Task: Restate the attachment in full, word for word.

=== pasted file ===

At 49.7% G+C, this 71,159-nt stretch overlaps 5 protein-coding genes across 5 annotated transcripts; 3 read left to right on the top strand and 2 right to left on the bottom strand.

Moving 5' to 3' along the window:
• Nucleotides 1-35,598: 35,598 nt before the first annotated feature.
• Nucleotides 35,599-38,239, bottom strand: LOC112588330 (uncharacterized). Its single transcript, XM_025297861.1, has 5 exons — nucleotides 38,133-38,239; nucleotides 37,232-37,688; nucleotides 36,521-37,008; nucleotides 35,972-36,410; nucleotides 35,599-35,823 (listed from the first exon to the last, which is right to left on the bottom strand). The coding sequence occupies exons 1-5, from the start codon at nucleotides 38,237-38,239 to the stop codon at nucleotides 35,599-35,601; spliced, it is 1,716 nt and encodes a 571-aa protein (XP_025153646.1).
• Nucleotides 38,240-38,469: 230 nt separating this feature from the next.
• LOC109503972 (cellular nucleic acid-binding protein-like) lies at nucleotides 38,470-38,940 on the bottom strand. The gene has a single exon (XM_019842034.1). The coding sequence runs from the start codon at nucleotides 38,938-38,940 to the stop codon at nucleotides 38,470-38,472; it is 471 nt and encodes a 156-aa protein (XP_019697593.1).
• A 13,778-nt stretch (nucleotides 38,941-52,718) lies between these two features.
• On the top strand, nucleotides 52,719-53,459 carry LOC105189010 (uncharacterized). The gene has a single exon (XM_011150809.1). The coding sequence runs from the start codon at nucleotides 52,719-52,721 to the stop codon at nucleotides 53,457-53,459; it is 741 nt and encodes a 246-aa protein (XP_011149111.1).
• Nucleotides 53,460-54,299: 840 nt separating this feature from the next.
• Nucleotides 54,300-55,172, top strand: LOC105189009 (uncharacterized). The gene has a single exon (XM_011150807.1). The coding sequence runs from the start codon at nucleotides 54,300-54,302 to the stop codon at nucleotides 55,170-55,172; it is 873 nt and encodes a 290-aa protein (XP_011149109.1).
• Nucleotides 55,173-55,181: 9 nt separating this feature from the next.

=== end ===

At 49.7% G+C, this 71,159-nt stretch overlaps 5 protein-coding genes across 5 annotated transcripts; 3 read left to right on the top strand and 2 right to left on the bottom strand.

Moving 5' to 3' along the window:
• Nucleotides 1-35,598: 35,598 nt before the first annotated feature.
• Nucleotides 35,599-38,239, bottom strand: LOC112588330 (uncharacterized). Its single transcript, XM_025297861.1, has 5 exons — nucleotides 38,133-38,239; nucleotides 37,232-37,688; nucleotides 36,521-37,008; nucleotides 35,972-36,410; nucleotides 35,599-35,823 (listed from the first exon to the last, which is right to left on the bottom strand). The coding sequence occupies exons 1-5, from the start codon at nucleotides 38,237-38,239 to the stop codon at nucleotides 35,599-35,601; spliced, it is 1,716 nt and encodes a 571-aa protein (XP_025153646.1).
• Nucleotides 38,240-38,469: 230 nt separating this feature from the next.
• LOC109503972 (cellular nucleic acid-binding protein-like) lies at nucleotides 38,470-38,940 on the bottom strand. The gene has a single exon (XM_019842034.1). The coding sequence runs from the start codon at nucleotides 38,938-38,940 to the stop codon at nucleotides 38,470-38,472; it is 471 nt and encodes a 156-aa protein (XP_019697593.1).
• A 13,778-nt stretch (nucleotides 38,941-52,718) lies between these two features.
• On the top strand, nucleotides 52,719-53,459 carry LOC105189010 (uncharacterized). The gene has a single exon (XM_011150809.1). The coding sequence runs from the start codon at nucleotides 52,719-52,721 to the stop codon at nucleotides 53,457-53,459; it is 741 nt and encodes a 246-aa protein (XP_011149111.1).
• Nucleotides 53,460-54,299: 840 nt separating this feature from the next.
• Nucleotides 54,300-55,172, top strand: LOC105189009 (uncharacterized). The gene has a single exon (XM_011150807.1). The coding sequence runs from the start codon at nucleotides 54,300-54,302 to the stop codon at nucleotides 55,170-55,172; it is 873 nt and encodes a 290-aa protein (XP_011149109.1).
• Nucleotides 55,173-55,181: 9 nt separating this feature from the next.